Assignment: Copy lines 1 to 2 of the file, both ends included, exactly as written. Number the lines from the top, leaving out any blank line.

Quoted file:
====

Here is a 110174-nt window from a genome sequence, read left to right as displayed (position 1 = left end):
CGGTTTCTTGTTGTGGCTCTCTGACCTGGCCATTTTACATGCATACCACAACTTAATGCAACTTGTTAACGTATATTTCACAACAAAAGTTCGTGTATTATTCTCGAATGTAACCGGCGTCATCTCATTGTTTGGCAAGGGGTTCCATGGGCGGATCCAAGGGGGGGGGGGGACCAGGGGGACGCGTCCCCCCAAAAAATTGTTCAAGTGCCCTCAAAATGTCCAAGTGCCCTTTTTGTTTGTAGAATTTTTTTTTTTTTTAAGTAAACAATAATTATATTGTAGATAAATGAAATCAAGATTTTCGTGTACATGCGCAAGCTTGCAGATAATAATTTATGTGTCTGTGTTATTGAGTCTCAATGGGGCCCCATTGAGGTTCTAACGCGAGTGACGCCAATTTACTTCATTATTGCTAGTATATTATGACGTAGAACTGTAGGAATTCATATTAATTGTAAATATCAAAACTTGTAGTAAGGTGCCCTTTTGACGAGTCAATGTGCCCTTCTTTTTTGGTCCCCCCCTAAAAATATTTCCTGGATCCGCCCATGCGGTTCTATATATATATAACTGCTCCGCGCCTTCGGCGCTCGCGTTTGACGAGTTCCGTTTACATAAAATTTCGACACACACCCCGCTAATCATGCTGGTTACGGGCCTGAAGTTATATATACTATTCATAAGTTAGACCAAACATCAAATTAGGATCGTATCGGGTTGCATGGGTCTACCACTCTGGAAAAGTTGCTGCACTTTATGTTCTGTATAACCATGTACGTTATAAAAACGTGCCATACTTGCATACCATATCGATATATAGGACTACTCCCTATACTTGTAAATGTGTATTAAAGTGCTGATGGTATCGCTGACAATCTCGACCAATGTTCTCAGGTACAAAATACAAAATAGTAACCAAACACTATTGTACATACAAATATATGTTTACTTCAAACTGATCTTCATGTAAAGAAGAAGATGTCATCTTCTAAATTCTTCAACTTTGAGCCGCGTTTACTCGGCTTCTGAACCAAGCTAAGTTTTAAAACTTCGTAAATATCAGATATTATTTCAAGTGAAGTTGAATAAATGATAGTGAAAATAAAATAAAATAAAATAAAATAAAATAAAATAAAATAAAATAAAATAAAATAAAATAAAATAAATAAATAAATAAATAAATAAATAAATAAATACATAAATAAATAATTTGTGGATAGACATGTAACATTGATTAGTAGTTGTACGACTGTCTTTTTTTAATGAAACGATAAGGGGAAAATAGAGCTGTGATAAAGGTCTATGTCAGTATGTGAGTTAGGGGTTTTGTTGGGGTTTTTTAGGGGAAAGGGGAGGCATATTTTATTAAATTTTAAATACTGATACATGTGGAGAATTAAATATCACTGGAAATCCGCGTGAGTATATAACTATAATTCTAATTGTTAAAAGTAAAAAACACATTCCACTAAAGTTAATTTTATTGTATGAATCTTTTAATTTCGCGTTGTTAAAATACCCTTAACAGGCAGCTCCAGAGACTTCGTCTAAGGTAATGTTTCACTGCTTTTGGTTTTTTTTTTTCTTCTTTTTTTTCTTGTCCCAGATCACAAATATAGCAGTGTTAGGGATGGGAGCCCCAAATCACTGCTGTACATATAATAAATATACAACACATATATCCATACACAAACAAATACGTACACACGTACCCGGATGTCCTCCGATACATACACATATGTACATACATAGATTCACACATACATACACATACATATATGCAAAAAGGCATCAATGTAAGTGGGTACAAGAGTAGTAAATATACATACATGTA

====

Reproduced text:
Here is a 110174-nt window from a genome sequence, read left to right as displayed (position 1 = left end):
CGGTTTCTTGTTGTGGCTCTCTGACCTGGCCATTTTACATGCATACCACAACTTAATGCAACTTGTTAACGTATATTTCACAACAAAAGTTCGTGTATTATTCTCGAATGTAACCGGCGTCATCTCATTGTTTGGCAAGGGGTTCCATGGGCGGATCCAAGGGGGGGGGGGGACCAGGGGGACGCGTCCCCCCAAAAAATTGTTCAAGTGCCCTCAAAATGTCCAAGTGCCCTTTTTGTTTGTAGAATTTTTTTTTTTTTTAAGTAAACAATAATTATATTGTAGATAAATGAAATCAAGATTTTCGTGTACATGCGCAAGCTTGCAGATAATAATTTATGTGTCTGTGTTATTGAGTCTCAATGGGGCCCCATTGAGGTTCTAACGCGAGTGACGCCAATTTACTTCATTATTGCTAGTATATTATGACGTAGAACTGTAGGAATTCATATTAATTGTAAATATCAAAACTTGTAGTAAGGTGCCCTTTTGACGAGTCAATGTGCCCTTCTTTTTTGGTCCCCCCCTAAAAATATTTCCTGGATCCGCCCATGCGGTTCTATATATATATAACTGCTCCGCGCCTTCGGCGCTCGCGTTTGACGAGTTCCGTTTACATAAAATTTCGACACACACCCCGCTAATCATGCTGGTTACGGGCCTGAAGTTATATATACTATTCATAAGTTAGACCAAACATCAAATTAGGATCGTATCGGGTTGCATGGGTCTACCACTCTGGAAAAGTTGCTGCACTTTATGTTCTGTATAACCATGTACGTTATAAAAACGTGCCATACTTGCATACCATATCGATATATAGGACTACTCCCTATACTTGTAAATGTGTATTAAAGTGCTGATGGTATCGCTGACAATCTCGACCAATGTTCTCAGGTACAAAATACAAAATAGTAACCAAACACTATTGTACATACAAATATATGTTTACTTCAAACTGATCTTCATGTAAAGAAGAAGATGTCATCTTCTAAATTCTTCAACTTTGAGCCGCGTTTACTCGGCTTCTGAACCAAGCTAAGTTTTAAAACTTCGTAAATATCAGATATTATTTCAAGTGAAGTTGAATAAATGATAGTGAAAATAAAATAAAATAAAATAAAATAAAATAAAATAAAATAAAATAAAATAAAATAAAATAAAATAAATAAATAAATAAATAAATAAATAAATAAATACATAAATAAATAATTTGTGGATAGACATGTAACATTGATTAGTAGTTGTACGACTGTCTTTTTTTAATGAAACGATAAGGGGAAAATAGAGCTGTGATAAAGGTCTATGTCAGTATGTGAGTTAGGGGTTTTGTTGGGGTTTTTTAGGGGAAAGGGGAGGCATATTTTATTAAATTTTAAATACTGATACATGTGGAGAATTAAATATCACTGGAAATCCGCGTGAGTATATAACTATAATTCTAATTGTTAAAAGTAAAAAACACATTCCACTAAAGTTAATTTTATTGTATGAATCTTTTAATTTCGCGTTGTTAAAATACCCTTAACAGGCAGCTCCAGAGACTTCGTCTAAGGTAATGTTTCACTGCTTTTGGTTTTTTTTTTTCTTCTTTTTTTTCTTGTCCCAGATCACAAATATAGCAGTGTTAGGGATGGGAGCCCCAAATCACTGCTGTACATATAATAAATATACAACACATATATCCATACACAAACAAATACGTACACACGTACCCGGATGTCCTCCGATACATACACATATGTACATACATAGATTCACACATACATACACATACATATATGCAAAAAGGCATCAATGTAAGTGGGTACAAGAGTAGTAAATATACATACATGTA